Greil A’s 2400 @Xepy
The 2400 is not the most visually inviting car. It’s somewhat bulbous and not the most flowing of designs, but we’ve seen far worse designs in our years, so it’s not that much of an issue to us.
Inside, we climb into a nice leather interior with ample space for 5 adults in a good amount of comfort, with a simple, but functional dashboard rounding out the interior.
The engine in the 2400 is a 2.4L Straight 6 OHV producing a claimed 76hp, which is good, but not outstanding. However, the power is fed through a 4 speed gearbox, which gives the 2400 a sportier and more prestigious feel than the average saloon.
On the road, performance was very impressive, with 0-60mph flying by in just 15.7 seconds, and hurtling to a 92mph top speed, this car handily out performs many other sporting saloons in this category, and many above to boot. Fuel economy was also very respectable at 20.9 miles per gallon, but the engine was running quite lean, so take that with some caution.
Driving the 2400 was very pleasing. The ride was perfectly fine, the handling was predictable and reasonably responsive, and the body roll wasn’t too bad either. The only real complaint was the rather wide factory tyres which you may have trouble replacing, and the car did also ride somewhat higher than we would’ve liked.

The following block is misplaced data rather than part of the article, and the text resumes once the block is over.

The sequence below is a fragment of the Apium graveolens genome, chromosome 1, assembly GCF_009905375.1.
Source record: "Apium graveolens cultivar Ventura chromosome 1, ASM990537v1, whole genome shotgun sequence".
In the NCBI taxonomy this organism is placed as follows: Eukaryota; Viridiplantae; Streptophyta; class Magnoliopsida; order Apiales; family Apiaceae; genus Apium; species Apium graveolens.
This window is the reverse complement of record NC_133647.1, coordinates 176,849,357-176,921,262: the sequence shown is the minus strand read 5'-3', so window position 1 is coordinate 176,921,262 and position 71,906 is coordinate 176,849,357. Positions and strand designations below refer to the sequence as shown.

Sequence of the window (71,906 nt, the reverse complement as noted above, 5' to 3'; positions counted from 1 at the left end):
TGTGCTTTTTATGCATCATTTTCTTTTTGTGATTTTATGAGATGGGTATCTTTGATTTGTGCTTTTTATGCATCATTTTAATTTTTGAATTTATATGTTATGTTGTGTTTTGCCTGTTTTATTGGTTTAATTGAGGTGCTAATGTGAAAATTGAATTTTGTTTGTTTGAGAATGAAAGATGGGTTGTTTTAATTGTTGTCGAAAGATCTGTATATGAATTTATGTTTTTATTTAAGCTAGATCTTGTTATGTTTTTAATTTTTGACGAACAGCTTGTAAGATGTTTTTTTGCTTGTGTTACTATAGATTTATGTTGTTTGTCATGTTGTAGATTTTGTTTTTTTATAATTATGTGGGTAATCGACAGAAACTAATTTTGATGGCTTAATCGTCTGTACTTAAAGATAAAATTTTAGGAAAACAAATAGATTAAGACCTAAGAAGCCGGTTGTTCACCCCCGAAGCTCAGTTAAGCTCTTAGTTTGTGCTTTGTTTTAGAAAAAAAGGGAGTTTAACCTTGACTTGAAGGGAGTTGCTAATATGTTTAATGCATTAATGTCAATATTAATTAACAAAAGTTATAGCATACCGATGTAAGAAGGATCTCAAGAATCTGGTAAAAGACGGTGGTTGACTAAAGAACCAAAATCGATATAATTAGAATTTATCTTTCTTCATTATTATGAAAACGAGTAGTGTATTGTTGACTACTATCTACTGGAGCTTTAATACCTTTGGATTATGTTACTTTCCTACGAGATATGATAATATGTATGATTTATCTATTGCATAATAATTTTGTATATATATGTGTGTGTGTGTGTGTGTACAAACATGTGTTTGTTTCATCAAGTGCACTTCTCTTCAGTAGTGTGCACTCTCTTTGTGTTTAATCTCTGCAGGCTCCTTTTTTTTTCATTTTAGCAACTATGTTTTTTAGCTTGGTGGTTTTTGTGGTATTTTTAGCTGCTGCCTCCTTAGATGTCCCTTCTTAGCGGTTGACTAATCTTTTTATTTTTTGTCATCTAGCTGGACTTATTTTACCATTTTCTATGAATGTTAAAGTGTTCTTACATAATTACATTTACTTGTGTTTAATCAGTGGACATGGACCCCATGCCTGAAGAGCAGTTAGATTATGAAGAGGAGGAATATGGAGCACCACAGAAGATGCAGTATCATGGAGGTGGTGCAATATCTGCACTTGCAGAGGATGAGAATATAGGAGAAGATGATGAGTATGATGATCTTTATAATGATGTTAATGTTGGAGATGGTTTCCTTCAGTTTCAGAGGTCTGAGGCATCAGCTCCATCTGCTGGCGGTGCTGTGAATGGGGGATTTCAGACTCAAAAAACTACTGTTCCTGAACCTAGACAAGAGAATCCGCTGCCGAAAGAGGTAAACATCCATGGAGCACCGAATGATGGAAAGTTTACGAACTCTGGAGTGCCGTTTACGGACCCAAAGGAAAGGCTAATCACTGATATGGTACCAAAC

To summarize, the 2400 is a rather competent sports saloon. Even in spite of some small issues we found, the car’s £1076 price tag is very much worth paying.
Albatross 200 @zschmeez
Seeing as the Albatross is built by an American company, it’s only natural that the car has an American flair to the looks, albeit somewhat toned down compared to what we see from across the pond.
Inside, we see a fairly typical 5 seater layout finished in leather. However, the interior stitching did seem to be of sub par quality that what we’d expect in the market, as were some of the dash fittings.
The engine is a 2.0L Straight 6 OHV that produces a claimed 71hp, which is more that adequate for a car like this. Power is then sent through a 3 speed manual gearbox, which is pretty standard in this kind of vehicle.
Out on the road, the performance was surprisingly good, with 0-60mph taking a very swift 17.6 seconds, and reaching a top speed of 85mph. economy figures were also very good, recording 22.9 miles per gallon in the test, although the car was running rather lean here, so you may not get those results at home. Driving the 200 was an experience, the handling was perfectly fine for a car of this category, even if the body roll and chassis flex was a touch on the high side, but the ride was magnificent! In spite of the slightly cost cut interior, the ride was incredibly smooth and jostle free, this was in no part helped by the complex trailing axle rear suspension set-up.